How To Assess Content Management System Security

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Digitalization is par for the course these days within companies of all sizes. But as more organizations go paperless—a boon for maximizing efficiency—companies may also be putting their sensitive information at greater risk. 

Third-party platforms like content management systems are becoming increasingly popular and necessary as a way to organize, manage, and secure organizational web and enterprise content.

Finding one you can entrust with your company's sensitive and critical information is key.

Keep reading to find out what you need to know as you search for the "best fit" content management system for your organization.

 

What is a Content Management System?

A content management system (CMS) is a type of software used to manage the creation, modification, and dissemination of digital content from a variety of users and sources within a company. Like a formal "catch-all" for the entirety of your business's content, a CMS can contain everything from payroll to contracts.

One major benefit of using a CMS is that it can improve productivity and cost-effectiveness by minimizing the amount of time spent editing, updating, and publishing content to a variety of outlets both within and outside your company. 

Of course, having one single repository for all your company's data can seem like a major gamble and put you at risk for losing all your information in the event of some catastrophic failure. By choosing the right kind of CMS for your technical and informational needs, you can mitigate this risk while still optimizing your company's operations.

 

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Understanding the Different Kinds of Content Management Systems

There are at least five main types of content management systems, all of which fall under two main categories: closed source or open source.

  • Closed source: this type of CMS is developed for profit and features a proprietary design and code. A closed CMS generally offers more security but costs a lot more than an open source CMS.
  • Open source: this type of CMS is developed not-for-profit and features a more generalized design and code. Since it's less specialized, an open CMS is usually free or very inexpensive, and widens a company's range of technical support. However, it may be more vulnerable to hackers and security breaches compared to a closed source CMS.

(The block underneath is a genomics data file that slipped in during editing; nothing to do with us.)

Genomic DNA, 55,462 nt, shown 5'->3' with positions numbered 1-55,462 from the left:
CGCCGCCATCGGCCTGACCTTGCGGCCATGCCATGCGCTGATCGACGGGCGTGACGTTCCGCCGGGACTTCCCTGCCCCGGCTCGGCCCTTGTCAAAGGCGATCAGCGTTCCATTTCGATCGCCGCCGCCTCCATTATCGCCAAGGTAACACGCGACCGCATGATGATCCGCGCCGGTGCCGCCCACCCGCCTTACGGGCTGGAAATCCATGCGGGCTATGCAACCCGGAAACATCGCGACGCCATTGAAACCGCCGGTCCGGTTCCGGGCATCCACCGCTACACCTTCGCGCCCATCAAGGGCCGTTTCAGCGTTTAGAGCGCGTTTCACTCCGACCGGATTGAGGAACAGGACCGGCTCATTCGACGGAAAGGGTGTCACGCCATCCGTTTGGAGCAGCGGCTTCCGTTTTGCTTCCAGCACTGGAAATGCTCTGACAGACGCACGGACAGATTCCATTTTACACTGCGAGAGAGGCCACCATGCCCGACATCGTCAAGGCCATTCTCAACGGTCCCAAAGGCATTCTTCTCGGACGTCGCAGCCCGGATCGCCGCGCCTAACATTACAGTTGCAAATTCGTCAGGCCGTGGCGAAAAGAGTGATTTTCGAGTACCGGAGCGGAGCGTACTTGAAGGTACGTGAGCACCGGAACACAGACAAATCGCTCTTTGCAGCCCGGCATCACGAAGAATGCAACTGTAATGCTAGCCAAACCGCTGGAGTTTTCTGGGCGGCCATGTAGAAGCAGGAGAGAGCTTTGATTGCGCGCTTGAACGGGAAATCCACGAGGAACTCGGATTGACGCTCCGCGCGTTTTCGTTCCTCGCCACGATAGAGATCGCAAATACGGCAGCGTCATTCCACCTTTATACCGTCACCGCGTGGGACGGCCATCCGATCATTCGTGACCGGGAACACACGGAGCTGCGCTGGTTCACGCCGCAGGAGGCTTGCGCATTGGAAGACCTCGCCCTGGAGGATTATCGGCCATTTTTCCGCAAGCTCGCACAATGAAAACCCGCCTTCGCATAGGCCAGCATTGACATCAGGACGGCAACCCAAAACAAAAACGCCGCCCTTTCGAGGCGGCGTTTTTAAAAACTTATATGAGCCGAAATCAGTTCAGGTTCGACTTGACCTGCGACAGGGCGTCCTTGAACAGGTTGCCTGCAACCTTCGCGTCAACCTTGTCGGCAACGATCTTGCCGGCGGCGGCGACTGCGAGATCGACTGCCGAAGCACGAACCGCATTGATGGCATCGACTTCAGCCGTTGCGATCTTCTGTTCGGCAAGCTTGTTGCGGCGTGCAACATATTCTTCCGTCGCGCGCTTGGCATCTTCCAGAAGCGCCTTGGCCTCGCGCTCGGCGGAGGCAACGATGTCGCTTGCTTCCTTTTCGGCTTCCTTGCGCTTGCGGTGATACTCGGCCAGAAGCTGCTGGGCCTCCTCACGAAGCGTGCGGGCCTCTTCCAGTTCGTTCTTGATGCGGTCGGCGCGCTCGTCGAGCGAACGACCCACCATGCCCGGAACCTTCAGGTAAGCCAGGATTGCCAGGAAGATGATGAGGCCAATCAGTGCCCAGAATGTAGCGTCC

In addition to determining whether a closed vs. open source CMS is right for your company, you also have several other sub-categories of CMS to choose from, depending on your organization's needs. These include:

  • Web Content Management System (WCMS)
  • Digital Asset Management System (DAM)
  • Document Management System (DMS)
  • Enterprise Content Management System (ECM)
  • Component Content Management System (CCMS)

Each of these CMS subsets offer various benefits to companies, from being able to track and control who modifies or accesses content to consolidating data and streamlining informational updates.

At Integrity Technology Solutions, we have specialists who can help you make sense of your options and figure out which type of CMS is best suited to your company's needs.

 

Additional Considerations When Choosing a CMS 

Beyond deciding whether your company could benefit from utilizing a CMS and then deciding which type of CMS to select, there are also a few other considerations to keep in mind which can help you make sure you're getting the most out of this type of system:

  • Auditing. A good CMS should provide an intuitive and easy way for users to report problems and keep team members up-to-date on training with the help of routine assessments.
  • Security. Your company's CMS should come with some type of built-in cybersecurity to help monitor and analyze system requirements and keep you up-to-date and optimally protected against breaches.
  • Added user-end protection. Educating your team about how to optimize your CMS's security and functionality is important. So, if you're using a CMS, be prepared to keep all your information backed up, delete any sensitive data or plug-ins that are no longer needed, use strong passwords and two-factor authentication, and keep your programs and plug-ins updated—ideally on a regularly scheduled basis.

Could a CMS boost your company's protection, cost-effectiveness, and efficiency? Let our professionals at Integrity Technology Solutions provide you with objective and expert insight to help you make this important decision. Contact us today!

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